at the Marjorie Ward Marshall Dance Center
It’s great to see talented people stretch. Choreographers Christina Ernst and Sam Watson have been collaborating since 1986, under the aegis of Chicago Repertory Dance Ensemble; now they’ve got enough good work for a rich, funny program all their own, with help on the dancing from able-bodied recruits Judy Austin and Richard Havey.
Ernst and Watson have refurbished Color, a duet they premiered in 1988. The original Color was a likable, accessible dance about creative collaboration, but it had something of the air of a grave professor demonstrating the key points in his theories. Ernst and Watson have added a slapstick duet for a second couple and a coda that completely dissipate the work’s former haze of mild pedantry. Though Ernst and Watson, the serious first couple, wear what look like white union suits–minus the drop seats–Austin and Havey appear in busy, colorful dance-clown attire, the man in an exceptionally perky tutu, the woman in Madonna-style iron-maiden bra, and both in spotted capri pants (all the costumes, with the exception of those in one dance, were designed by Ernst and Watson).
The second couple’s movements are stagy and clunky, sad caricatures of Ernst and Watson’s graceful partnering: Austin clambers onto Havey’s shoulders with painful effort, scaling him as if he were Mount Everest. When Ernst and Watson reenter, now also ludicrously attired, the level of clowning escalates. A Balinese pose turns into a one-footed hop, the thumbs on splayed hands are suddenly sucked, noses are ringed with the thumb and index finger and honked. This is the other side of collaboration, when you’re in the studio dropping your partner on her head or fooling around, rudely grabbing parts of the other person’s anatomy–for Color, a necessary corrective to taking itself too seriously. The coda then returns to that seriousness–which looks even more serious by contrast. The most affecting part of the dance is when the dancers form two couples and the man and woman in each simply stand very close together and look into each other’s eyes. At this point a current seems to run between Ernst and Watson, and when each drops in turn to embrace the other’s waist it seems a deep expresison of mutual gratitude.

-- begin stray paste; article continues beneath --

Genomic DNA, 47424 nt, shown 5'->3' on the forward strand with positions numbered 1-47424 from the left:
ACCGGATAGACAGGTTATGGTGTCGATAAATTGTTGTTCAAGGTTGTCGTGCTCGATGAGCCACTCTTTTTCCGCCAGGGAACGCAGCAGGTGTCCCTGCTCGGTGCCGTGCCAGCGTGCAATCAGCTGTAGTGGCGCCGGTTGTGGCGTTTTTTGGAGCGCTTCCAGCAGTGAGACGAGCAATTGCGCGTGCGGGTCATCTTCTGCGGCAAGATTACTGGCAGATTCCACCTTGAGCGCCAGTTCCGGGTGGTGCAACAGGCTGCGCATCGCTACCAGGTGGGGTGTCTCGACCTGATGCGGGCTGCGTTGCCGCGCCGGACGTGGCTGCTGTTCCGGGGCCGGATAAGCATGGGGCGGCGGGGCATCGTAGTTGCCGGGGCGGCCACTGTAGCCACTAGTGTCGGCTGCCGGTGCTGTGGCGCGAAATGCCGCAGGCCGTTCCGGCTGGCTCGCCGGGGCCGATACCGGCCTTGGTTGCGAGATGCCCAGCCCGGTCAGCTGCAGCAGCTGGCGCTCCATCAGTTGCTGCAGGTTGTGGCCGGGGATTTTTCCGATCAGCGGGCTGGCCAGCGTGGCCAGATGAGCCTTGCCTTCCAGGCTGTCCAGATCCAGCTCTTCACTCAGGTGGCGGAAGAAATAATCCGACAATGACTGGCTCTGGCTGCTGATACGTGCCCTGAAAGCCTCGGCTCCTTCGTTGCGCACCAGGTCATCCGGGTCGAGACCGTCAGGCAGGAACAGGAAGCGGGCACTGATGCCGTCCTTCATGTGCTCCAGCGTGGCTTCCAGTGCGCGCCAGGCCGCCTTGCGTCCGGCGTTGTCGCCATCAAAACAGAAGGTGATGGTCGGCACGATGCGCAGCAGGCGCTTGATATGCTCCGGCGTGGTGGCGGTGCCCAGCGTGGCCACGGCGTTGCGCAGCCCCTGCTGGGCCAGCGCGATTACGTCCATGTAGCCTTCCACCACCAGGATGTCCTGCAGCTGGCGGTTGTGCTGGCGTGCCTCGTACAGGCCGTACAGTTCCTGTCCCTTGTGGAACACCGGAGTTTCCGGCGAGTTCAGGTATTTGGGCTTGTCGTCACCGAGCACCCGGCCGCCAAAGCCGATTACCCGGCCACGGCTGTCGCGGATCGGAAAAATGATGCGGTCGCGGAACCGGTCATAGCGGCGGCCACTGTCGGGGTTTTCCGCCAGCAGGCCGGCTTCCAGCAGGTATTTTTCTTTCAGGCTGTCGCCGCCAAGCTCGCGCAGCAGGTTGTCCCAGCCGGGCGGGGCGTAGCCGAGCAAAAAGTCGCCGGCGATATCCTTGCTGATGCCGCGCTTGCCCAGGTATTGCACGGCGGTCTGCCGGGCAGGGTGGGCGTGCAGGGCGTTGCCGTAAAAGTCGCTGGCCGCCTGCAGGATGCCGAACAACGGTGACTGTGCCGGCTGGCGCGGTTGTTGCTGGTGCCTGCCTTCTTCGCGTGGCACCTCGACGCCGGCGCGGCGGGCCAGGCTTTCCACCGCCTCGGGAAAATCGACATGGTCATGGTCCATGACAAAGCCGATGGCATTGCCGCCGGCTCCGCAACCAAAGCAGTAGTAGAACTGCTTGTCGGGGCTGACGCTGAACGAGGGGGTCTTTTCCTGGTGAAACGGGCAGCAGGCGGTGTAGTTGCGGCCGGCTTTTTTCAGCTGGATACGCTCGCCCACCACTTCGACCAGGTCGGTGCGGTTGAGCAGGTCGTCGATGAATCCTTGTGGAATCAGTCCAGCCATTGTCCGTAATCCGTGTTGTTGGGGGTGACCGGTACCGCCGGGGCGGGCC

A new duet by Ernst, Metalina, left me cold. It’s too smooth and melodious, as is its new-age score by Danny Heines: the circular, continuous choreography has the same hypnotic effect as watching a mixer swirl cake batter. A few simple slaps of the feet on the floor come as a real breath of fresh air. And one of the older dances on the program, Unbreakable, though it can be fresh on a first viewing, doesn’t stand up well to repeated exposure–it begins to seem too bound to its props, a variety of glass objects. It could also be that repeated performances have taken away some of the dancers’ excitement at throwing bottles around the stage.
One of the neat things about this concert was the way Ernst and Watson have found ways of sometimes eliminating the dead space that’s apt to occur between pieces, especially in a small company. Unbreakable opened the program; when it’s over, the floor is still littered with glass objects–how to move on to the next dance? Well, the bow for Unbreakable is a kind of nonbow: the four dancers look at each other and audibly confer, bring out cardboard boxes, and start picking up the glass themselves. Soon the two women say to the men, “You clean up the space,” and walk off (to change clothes for Metalina); the guys pick up the rest of the glass, gibbering at each other the whole time–Watson goes on and on about Snow White and the Seven Dwarves–like two idiot logorrheic stagehands.